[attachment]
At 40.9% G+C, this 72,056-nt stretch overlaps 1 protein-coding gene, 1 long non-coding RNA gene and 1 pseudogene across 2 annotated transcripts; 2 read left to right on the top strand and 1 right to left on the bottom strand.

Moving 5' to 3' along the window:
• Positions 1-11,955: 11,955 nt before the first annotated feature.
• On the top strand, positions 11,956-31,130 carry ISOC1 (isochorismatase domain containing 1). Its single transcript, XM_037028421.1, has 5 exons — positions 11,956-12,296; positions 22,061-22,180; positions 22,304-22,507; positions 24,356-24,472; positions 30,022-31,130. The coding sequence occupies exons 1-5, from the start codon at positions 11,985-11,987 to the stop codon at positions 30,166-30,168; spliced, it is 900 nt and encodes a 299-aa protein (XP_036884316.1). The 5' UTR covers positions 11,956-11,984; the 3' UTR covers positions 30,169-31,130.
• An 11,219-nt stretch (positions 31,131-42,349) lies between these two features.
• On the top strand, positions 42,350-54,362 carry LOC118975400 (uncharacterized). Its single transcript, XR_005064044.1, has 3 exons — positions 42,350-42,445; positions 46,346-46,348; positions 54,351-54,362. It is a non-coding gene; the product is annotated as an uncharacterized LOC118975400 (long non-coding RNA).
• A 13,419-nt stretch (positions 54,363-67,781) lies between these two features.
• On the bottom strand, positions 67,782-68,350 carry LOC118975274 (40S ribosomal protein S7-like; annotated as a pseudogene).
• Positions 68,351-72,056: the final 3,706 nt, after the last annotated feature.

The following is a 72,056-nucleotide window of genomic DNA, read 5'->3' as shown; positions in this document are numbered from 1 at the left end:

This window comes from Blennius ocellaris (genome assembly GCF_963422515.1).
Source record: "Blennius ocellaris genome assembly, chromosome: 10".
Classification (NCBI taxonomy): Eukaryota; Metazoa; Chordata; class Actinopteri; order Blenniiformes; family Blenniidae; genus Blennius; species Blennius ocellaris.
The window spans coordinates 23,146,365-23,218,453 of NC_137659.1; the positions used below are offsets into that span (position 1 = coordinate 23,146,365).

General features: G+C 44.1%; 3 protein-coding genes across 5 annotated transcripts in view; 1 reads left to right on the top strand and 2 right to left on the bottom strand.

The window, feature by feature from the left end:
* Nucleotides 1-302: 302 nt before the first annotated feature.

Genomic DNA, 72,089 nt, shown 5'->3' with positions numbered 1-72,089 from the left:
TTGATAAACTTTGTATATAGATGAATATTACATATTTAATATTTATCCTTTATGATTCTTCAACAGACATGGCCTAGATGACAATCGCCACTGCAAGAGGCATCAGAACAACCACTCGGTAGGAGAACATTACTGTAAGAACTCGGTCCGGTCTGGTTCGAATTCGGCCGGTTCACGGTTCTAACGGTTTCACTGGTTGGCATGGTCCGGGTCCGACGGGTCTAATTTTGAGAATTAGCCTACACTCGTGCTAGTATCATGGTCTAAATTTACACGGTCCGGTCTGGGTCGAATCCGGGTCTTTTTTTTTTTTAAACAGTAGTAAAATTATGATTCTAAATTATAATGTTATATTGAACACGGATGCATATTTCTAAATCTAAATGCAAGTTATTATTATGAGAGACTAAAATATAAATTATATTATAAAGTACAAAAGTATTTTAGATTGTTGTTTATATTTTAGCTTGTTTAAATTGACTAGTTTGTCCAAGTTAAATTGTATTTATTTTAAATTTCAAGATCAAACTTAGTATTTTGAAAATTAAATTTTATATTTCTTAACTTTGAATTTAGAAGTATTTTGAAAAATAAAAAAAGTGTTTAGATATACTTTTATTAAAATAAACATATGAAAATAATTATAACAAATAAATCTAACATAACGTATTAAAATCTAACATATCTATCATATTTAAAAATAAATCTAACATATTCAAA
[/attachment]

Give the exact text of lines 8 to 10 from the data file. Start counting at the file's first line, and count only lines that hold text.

• On the bottom strand, positions 67,782-68,350 carry LOC118975274 (40S ribosomal protein S7-like; annotated as a pseudogene).
• Positions 68,351-72,056: the final 3,706 nt, after the last annotated feature.

The following is a 72,056-nucleotide window of genomic DNA, read 5'->3' as shown; positions in this document are numbered from 1 at the left end: